Little Miss Sunshine is one of my favourite travel movies – mostly because of how pure it is. This movie follows the life of a dysfunctional family comprising of an overworked mother, her gay and suicidal brother, her Type A personality husband and his heroine snorting father, and her two children of which one is a Nietzsche-reading teenager and the other is an aspiring beauty queen. When the youngest member of the family – the daughter Olive finds she has been selected for the Little Miss Sunshine beauty pageant, the family takes an 800-miles long road trip to California in their yellow Volkswagon van. What ensues is a number of setbacks, familial tensions, mechanical problems amidst many other (miss)adventures through which the family recognizes their need for support from each other. At the beauty pageant, Olive’s competition is a bunch of skinny and hypersexualised young girls but her mother encourages “Olive to be Olive” and she competes unabashedly – although does not win.
Hideous Kinky is a film about a young mother (Kate Winslet) who moves to Morocco with her two daughters after feeling disenchanted with the plain English way of life. This movie is based on the autobiographical novel written by Esther Freud who saw her mother drag her unwilling daughters around on her personal quests. The trio has several adventures in the country including meeting a local acrobat named Bilal who takes them to his village where their reception is no less than a festival. The trio hitchhikes their way back to Marrakech as finances dwindle and survive in a low-income hotel where the older daughter also catches a severe infection. In the 1970s there were movies about carefree hippies and with their children solemnly following them around in their lifestyle. Hideous Kinky seems to be from the point of view of these very children who’ve had enough of it. Bea – the elder daughter’s comment to her mother “I don’t need another adventure, Mom! I need to go to school. I want a satchel!” pretty much sums up the point of the movie. Julia (played by Winslet) is naïvely in search of the higher truth and trying to make a grand gesture against the father of her daughter. However, her children want to live a more “normal” life that involved schools and cornflakes for breakfast. Winslet seems to be putting her children into deeper and deeper trouble – despite her best intentions – and that makes for much of the movie’s tension. Hideous Kinky throws light on an era where young, good-hearted idealist seekers often led themselves into trouble. But maybe it did turn out all for the better as Esther ended up writing a novel and making a film that she might not have been able to do with a “normal” lifestyle!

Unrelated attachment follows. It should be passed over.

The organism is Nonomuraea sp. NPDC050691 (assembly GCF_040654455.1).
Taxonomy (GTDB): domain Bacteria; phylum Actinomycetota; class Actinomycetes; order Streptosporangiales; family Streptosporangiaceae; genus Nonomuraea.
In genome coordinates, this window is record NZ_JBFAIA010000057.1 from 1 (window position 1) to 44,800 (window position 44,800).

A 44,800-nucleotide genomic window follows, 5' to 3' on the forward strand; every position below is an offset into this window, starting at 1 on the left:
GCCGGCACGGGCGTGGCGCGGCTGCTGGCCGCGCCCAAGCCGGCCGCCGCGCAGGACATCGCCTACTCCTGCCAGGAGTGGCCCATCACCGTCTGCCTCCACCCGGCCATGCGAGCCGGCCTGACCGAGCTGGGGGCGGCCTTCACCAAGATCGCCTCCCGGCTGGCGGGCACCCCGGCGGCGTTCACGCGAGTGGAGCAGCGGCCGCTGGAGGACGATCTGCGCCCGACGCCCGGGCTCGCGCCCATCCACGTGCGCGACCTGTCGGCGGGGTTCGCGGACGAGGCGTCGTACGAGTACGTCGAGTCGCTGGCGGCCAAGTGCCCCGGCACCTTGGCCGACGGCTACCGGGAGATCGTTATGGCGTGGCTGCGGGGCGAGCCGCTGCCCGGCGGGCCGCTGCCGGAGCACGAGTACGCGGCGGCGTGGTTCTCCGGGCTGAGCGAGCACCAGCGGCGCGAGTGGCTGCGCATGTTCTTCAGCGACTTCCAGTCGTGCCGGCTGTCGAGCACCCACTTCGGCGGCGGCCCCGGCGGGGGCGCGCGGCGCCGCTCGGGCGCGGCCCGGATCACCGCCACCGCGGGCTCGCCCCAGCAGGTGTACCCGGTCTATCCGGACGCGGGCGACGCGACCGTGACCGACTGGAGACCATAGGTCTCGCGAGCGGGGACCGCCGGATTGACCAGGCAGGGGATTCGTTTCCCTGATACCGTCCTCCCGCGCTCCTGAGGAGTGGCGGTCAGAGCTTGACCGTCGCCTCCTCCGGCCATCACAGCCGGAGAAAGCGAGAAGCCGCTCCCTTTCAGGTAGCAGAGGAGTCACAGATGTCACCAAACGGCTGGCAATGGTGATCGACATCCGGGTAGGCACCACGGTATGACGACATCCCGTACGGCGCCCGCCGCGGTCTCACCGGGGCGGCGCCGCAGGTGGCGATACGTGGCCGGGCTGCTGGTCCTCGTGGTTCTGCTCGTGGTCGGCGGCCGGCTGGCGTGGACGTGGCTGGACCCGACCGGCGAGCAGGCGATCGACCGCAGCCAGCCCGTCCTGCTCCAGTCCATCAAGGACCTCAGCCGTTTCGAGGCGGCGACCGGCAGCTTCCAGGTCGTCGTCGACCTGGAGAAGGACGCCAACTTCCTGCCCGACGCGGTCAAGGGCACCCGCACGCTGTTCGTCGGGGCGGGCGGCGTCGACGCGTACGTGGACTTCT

Out of Africa